It’s always a delight to run across a bit of C. S. Lewis that I’ve never read before. The other day, I picked up a copy of a magazine on the snack table at church which excerpted Lewis on God’s worthiness of our praise. The selection is taken from A Reflection On the Psalms. As usual, Lewis expresses so well so many things I would like to say, but couldn’t say as well as he could. He begins by confessing that as a new Christian, he wrestled with this idea that God demands our constant worship. This rubbed him the wrong way, as if God were the divine equivalent of Brian Regan’s “me monster.” It’s still a rhetorical tactic that atheists and free-thinkers try to bamboozle Christians with today. But as Lewis grew in the faith, he developed a better understanding of what, precisely, it means for us to praise God, and what precisely we are lacking when we do not.
To describe this in simple human terms, Lewis pinpoints the universal delight we take in praising things we enjoy—be it our favorite pastimes, our favorite art, or our beloved family and friends. This rings very true for me, especially the part about how we feel our praise is incomplete unless we can find someone to share it with, some audience who can appreciate the thing we love as much as we do. Lewis then takes this instinctive human desire and brings it back to the One who is ultimately worthy of our eternal praise:
…[T]he most obvious fact about praise — whether of God or anything — strangely escaped me. I thought of it in terms of compliment, approval, or the giving of honor. I had never noticed that all enjoyment spontaneously overflows into praise unless (sometimes even if) shyness or the fear of boring others is deliberately brought in to check it. The world rings with praise — lovers praising their mistresses, readers praising their favorite poet, walkers praising the countryside, players praising their favorite game — praise of weather, wines, dishes, actors, motors, horses, colleges, countries, historical personages, children, flowers, mountains, rare stamps, rare beetles, even sometimes politicians or scholars. I had not noticed how the humblest, and at the same time most balanced and capacious minds, praised most, while the cranks, misfits, and malcontents praised least…Except where intolerably adverse circumstances interfere, praise almost seems to be inner health made audible. Nor does it cease to be so when, through lack of skill, the forms of its expression are very uncouth or even ridiculous. Heaven knows, many poems of praise addressed to an earthly beloved are as bad as our bad hymns…
I had not noticed, either, that just as men spontaneously praise whatever they value, so they spontaneously urge us to join them in praising it: “Isn’t she lovely? Wasn’t it glorious? Don’t you think that magnificent?” The Psalmists in telling everyone to praise God are doing what all men do when they speak of what they care about. My whole, more general, difficulty about the praise of God depended on my absurdly denying to us, as regards the supremely Valuable, what we delight to do, what indeed we can’t help doing, about everything else we value.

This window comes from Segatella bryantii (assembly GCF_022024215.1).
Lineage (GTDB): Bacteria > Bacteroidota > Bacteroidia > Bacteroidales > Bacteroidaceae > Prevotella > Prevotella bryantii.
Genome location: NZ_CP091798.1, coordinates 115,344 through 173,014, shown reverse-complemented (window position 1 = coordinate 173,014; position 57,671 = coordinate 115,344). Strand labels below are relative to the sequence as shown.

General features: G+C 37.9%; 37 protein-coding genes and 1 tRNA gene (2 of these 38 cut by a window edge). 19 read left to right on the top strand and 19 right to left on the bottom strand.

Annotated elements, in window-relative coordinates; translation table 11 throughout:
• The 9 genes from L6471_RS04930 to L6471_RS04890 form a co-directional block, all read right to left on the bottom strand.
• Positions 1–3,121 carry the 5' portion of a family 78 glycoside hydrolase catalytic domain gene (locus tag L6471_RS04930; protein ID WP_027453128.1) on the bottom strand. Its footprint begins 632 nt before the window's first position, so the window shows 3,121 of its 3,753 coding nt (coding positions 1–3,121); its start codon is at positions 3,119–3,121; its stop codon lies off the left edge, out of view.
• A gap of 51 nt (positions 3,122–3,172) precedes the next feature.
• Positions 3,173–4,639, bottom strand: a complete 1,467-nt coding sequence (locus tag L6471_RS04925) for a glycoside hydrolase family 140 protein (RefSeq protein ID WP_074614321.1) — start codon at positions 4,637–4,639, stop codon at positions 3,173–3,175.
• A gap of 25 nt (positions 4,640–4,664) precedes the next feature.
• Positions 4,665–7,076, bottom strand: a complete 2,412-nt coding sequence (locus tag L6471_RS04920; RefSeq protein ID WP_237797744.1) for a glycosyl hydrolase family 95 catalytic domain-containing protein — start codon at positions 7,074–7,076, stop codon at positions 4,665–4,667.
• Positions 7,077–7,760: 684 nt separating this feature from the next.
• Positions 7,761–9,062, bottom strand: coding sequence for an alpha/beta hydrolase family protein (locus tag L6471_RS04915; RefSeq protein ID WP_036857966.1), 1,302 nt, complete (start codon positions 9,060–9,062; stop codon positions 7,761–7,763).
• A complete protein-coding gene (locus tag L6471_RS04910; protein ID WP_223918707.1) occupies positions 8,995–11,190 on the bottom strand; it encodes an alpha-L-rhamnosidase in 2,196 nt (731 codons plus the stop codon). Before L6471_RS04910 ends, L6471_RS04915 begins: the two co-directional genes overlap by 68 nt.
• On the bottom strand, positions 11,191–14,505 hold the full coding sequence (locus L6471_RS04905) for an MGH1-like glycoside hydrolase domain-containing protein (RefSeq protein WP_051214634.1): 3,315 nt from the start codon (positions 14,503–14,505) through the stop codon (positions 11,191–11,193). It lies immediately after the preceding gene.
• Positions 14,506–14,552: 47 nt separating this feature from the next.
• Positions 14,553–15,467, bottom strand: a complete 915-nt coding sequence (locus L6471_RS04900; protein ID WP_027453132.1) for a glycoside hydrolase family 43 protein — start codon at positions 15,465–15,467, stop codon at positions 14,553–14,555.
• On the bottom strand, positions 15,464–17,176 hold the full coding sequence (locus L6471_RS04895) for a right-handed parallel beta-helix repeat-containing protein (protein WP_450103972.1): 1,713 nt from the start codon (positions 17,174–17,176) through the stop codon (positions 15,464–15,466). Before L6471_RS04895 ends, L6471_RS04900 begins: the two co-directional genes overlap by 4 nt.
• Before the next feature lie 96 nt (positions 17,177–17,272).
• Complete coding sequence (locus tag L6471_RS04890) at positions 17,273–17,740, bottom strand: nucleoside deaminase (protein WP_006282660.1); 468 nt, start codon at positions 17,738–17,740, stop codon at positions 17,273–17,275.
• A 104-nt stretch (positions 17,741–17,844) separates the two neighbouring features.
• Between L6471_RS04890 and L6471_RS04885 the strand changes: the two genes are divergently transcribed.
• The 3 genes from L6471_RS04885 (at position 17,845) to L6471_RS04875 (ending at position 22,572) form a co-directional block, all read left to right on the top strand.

I think we delight to praise what we enjoy because the praise not merely expresses but completes the enjoyment; it is its appointed consummation. It is not out of compliment that lovers keep on telling one another how beautiful they are; the delight is incomplete till it is expressed. It is frustrating to have discovered a new author and not to be able to tell anyone how good he is; to come suddenly, at the turn of the road, upon some mountain valley of unexpected grandeur and then to have to keep silent because the people with you care for it no more than for a tin can in the ditch… This is so even when our expressions are inadequate, as, of course, they usually are. But how if one could really and fully praise even such things to perfection — utterly “get out” in poetry, or music, or paint the upsurge of appreciation which almost bursts you? Then indeed the object would be fully appreciated and our delight would have attained perfect development. The worthier the object, the more intense this delight would be. If it were possible for a created soul fully (I mean, up to the full measure conceivable in a finite being) to “appreciate,” that is to love and delight in, the worthiest object of all, and simultaneously at every moment to give this delight perfect expression, then that soul would be in supreme beatitude.
It is along these lines that I find it easiest to understand the Christian doctrine that “Heaven” is a state in which angels now, and men hereafter, are perpetually employed in praising God. This does not mean, as it can so dismally suggest, that it is like “being in Church.” For our “services,” both in their conduct and in our power to participate, are merely attempts at worship; never fully successful, often 99.9 percent failures; sometimes total failures. We are not riders but pupils in the riding school; for most of us the falls and bruises, the aching muscles, and the severity of the exercise, far outweigh those few moments in which we were, to our own astonishment, actually galloping without terror and without disaster.
To see what the doctrine really means, we must suppose ourselves to be in perfect love with God… The Scotch catechism says that man’s chief end is “to glorify God and enjoy Him forever.” But we shall then know that these are the same thing. Fully to enjoy is to glorify. In commanding us to glorify Him, God is inviting us to enjoy Him.